Soldiers from the Venezuelan national guard have left their posts ahead of an opposition-led effort to bring aid into the country, Colombia's migration agency said. In a separate development, Venezuelan troops have fired tear gas at people looking to cross into Colombia to work. Tensions have been rising over a row about the delivery of humanitarian aid.
President Nicolás Maduro said the border with Colombia is partly closed to stop aid being delivered. But self-declared interim president Juan Guaidó has vowed that hundreds of thousands of volunteers will help bring in the aid deliveries, which include food and medicine, on Saturday. The first delivery of aid has already entered Venezuela through Brazil, Mr Guaidó tweeted. The delivery of aid to the stricken country has proven to be a key area of contention between the two men who see themselves as Venezuela's leader.
National Guard fires tear gas amid Venezuela border tension [usatoday.com]
Venezuela's National Guard fired tear gas on opposition activists at a barricaded border bridge to Colombia on Saturday, and two protesters were killed near the border in Brazil, as the opposition tried to execute a high-risk plan to deliver humanitarian aid over the obstinate refusal of President Nicolas Maduro.
Opposition leader Juan Guaido pulled himself onto a semitruck and shook hands with its driver as he and Colombian President Ivan Duque gave a ceremonial send-off to an aid convoy looking to transport nearly 200 metric tons of mostly U.S.-supplied emergency food and medical supplies from the Colombian border city of Cucuta. "Our call to the armed forces couldn't be clearer: put yourself on the right side of history," he said in an appeal to troops constituting Maduro's last-remaining major plank of support in a country ravaged by hyperinflation and widespread shortages.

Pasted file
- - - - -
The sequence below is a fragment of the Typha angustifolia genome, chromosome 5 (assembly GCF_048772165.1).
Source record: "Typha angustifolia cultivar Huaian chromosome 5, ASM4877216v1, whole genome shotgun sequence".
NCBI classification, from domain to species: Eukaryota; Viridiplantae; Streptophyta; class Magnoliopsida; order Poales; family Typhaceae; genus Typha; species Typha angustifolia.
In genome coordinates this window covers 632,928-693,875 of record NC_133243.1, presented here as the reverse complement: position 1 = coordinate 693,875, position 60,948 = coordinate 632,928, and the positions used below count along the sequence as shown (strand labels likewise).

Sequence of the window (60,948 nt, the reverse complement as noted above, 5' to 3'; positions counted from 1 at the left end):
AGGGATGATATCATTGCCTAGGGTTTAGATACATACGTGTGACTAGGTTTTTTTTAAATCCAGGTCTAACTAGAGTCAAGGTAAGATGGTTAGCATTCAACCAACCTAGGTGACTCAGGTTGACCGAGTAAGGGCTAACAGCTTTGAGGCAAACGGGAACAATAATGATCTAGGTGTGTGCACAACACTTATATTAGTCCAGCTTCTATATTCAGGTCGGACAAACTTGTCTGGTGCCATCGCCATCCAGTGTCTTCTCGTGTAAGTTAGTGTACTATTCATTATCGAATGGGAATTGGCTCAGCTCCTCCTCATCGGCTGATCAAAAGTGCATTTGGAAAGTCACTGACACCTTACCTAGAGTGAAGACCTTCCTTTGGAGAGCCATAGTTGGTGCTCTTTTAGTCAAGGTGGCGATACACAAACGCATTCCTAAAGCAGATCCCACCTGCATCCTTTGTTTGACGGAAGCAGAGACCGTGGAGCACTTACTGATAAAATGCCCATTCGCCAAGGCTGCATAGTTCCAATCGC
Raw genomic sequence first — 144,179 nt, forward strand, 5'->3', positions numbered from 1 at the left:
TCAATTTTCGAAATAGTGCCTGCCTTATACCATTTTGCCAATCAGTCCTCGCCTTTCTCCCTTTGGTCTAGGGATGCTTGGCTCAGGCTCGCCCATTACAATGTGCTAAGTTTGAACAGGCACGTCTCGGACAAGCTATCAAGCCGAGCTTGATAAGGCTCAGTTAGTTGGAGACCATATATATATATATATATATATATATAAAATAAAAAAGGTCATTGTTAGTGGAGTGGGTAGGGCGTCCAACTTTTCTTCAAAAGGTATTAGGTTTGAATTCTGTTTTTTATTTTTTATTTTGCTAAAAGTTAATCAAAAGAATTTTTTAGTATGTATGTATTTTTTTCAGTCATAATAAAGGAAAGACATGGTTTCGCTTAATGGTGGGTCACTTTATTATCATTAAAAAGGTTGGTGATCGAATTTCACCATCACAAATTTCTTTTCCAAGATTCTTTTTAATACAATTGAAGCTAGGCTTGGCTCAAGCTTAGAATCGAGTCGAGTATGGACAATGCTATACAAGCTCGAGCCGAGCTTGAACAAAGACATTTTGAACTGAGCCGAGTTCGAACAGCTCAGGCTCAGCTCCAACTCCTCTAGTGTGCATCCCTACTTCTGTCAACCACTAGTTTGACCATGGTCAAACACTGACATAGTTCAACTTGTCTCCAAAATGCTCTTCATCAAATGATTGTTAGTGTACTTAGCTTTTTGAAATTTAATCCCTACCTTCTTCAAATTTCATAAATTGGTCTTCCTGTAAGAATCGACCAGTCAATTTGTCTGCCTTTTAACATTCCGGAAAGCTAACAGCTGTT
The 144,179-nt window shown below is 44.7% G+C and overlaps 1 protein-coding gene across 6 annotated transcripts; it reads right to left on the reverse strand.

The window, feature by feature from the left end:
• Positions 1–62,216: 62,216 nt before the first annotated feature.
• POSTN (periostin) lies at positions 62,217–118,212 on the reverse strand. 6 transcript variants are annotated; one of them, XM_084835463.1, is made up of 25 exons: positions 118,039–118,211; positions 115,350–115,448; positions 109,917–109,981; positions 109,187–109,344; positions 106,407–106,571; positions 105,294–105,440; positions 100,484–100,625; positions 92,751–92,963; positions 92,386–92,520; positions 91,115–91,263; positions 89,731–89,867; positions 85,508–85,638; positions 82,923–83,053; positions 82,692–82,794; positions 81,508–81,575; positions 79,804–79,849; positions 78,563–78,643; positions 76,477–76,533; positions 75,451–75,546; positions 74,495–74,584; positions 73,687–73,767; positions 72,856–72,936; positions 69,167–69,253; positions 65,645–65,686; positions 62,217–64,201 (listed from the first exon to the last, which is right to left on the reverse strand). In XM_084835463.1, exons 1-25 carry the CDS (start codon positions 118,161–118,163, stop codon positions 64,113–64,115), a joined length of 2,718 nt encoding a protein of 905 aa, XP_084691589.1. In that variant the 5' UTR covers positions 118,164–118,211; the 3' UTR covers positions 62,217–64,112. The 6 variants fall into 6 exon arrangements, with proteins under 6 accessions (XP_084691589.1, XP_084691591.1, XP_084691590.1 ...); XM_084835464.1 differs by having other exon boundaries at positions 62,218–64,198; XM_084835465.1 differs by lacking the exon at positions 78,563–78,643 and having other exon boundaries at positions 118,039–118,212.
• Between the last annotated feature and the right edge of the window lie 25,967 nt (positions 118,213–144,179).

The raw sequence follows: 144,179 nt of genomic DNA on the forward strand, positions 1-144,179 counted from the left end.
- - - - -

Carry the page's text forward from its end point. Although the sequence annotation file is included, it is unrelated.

Amid the aid push, Maduro struck back, breaking diplomatic relations with Colombia, whose government he accuses of serving as a staging ground for a U.S.-led effort to oust him from power. "My patience has run out," Maduro said, speaking at a rally of red-shirted supporters in Caracas and giving Colombian diplomats 24 hours to leave the country.
The opposition is calling on masses of Venezuelans to form a "humanitarian avalanche" to escort the trucks across several border bridges. But clashes started at dawn in the Venezuelan border town of Urena, when residents began removing yellow metal barricades and barbed wire blocking the Francisco de Paula Santander bridge. Venezuela's National Guard responded forcefully, firing tear gas and buckshot on the protesters who demanded that the aid pass through. Some of the protesters were masked youth who threw rocks and later commandeered a city bus and set it afire. At least two dozen people were injured in the disturbances, according to local health officials in Urena.
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